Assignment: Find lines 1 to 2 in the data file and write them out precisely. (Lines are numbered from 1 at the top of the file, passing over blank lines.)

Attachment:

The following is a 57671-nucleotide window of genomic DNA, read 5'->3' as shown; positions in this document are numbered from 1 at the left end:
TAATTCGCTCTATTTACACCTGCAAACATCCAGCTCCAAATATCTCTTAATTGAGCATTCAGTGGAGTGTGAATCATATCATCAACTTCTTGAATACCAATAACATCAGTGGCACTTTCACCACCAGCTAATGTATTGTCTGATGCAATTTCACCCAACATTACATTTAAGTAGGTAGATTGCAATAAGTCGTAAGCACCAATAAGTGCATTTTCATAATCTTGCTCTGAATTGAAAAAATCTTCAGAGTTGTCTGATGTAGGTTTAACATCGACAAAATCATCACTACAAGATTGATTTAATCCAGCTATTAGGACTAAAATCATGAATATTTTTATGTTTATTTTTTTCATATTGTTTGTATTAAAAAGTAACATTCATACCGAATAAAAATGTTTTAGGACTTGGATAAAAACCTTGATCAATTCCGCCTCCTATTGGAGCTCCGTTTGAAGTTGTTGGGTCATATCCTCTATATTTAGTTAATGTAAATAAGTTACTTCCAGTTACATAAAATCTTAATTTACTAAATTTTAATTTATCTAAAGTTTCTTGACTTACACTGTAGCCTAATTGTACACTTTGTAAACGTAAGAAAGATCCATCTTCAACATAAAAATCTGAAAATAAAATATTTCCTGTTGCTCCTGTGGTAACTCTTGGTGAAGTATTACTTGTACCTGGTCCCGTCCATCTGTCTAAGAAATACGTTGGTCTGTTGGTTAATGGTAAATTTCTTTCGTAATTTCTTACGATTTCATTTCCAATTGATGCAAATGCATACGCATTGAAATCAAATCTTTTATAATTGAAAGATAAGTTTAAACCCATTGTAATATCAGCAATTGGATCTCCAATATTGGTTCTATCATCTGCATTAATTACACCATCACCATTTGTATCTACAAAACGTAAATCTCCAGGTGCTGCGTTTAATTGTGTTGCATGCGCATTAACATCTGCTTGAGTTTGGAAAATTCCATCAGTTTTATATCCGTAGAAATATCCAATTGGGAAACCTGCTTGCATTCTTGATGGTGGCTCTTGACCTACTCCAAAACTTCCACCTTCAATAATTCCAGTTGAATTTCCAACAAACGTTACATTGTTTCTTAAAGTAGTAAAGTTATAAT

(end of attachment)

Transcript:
The following is a 57671-nucleotide window of genomic DNA, read 5'->3' as shown; positions in this document are numbered from 1 at the left end:
TAATTCGCTCTATTTACACCTGCAAACATCCAGCTCCAAATATCTCTTAATTGAGCATTCAGTGGAGTGTGAATCATATCATCAACTTCTTGAATACCAATAACATCAGTGGCACTTTCACCACCAGCTAATGTATTGTCTGATGCAATTTCACCCAACATTACATTTAAGTAGGTAGATTGCAATAAGTCGTAAGCACCAATAAGTGCATTTTCATAATCTTGCTCTGAATTGAAAAAATCTTCAGAGTTGTCTGATGTAGGTTTAACATCGACAAAATCATCACTACAAGATTGATTTAATCCAGCTATTAGGACTAAAATCATGAATATTTTTATGTTTATTTTTTTCATATTGTTTGTATTAAAAAGTAACATTCATACCGAATAAAAATGTTTTAGGACTTGGATAAAAACCTTGATCAATTCCGCCTCCTATTGGAGCTCCGTTTGAAGTTGTTGGGTCATATCCTCTATATTTAGTTAATGTAAATAAGTTACTTCCAGTTACATAAAATCTTAATTTACTAAATTTTAATTTATCTAAAGTTTCTTGACTTACACTGTAGCCTAATTGTACACTTTGTAAACGTAAGAAAGATCCATCTTCAACATAAAAATCTGAAAATAAAATATTTCCTGTTGCTCCTGTGGTAACTCTTGGTGAAGTATTACTTGTACCTGGTCCCGTCCATCTGTCTAAGAAATACGTTGGTCTGTTGGTTAATGGTAAATTTCTTTCGTAATTTCTTACGATTTCATTTCCAATTGATGCAAATGCATACGCATTGAAATCAAATCTTTTATAATTGAAAGATAAGTTTAAACCCATTGTAATATCAGCAATTGGATCTCCAATATTGGTTCTATCATCTGCATTAATTACACCATCACCATTTGTATCTACAAAACGTAAATCTCCAGGTGCTGCGTTTAATTGTGTTGCATGCGCATTAACATCTGCTTGAGTTTGGAAAATTCCATCAGTTTTATATCCGTAGAAATATCCAATTGGGAAACCTGCTTGCATTCTTGATGGTGGCTCTTGACCTACTCCAAAACTTCCACCTTCAATAATTCCAGTTGAATTTCCAACAAACGTTACATTGTTTCTTAAAGTAGTAAAGTTATAAT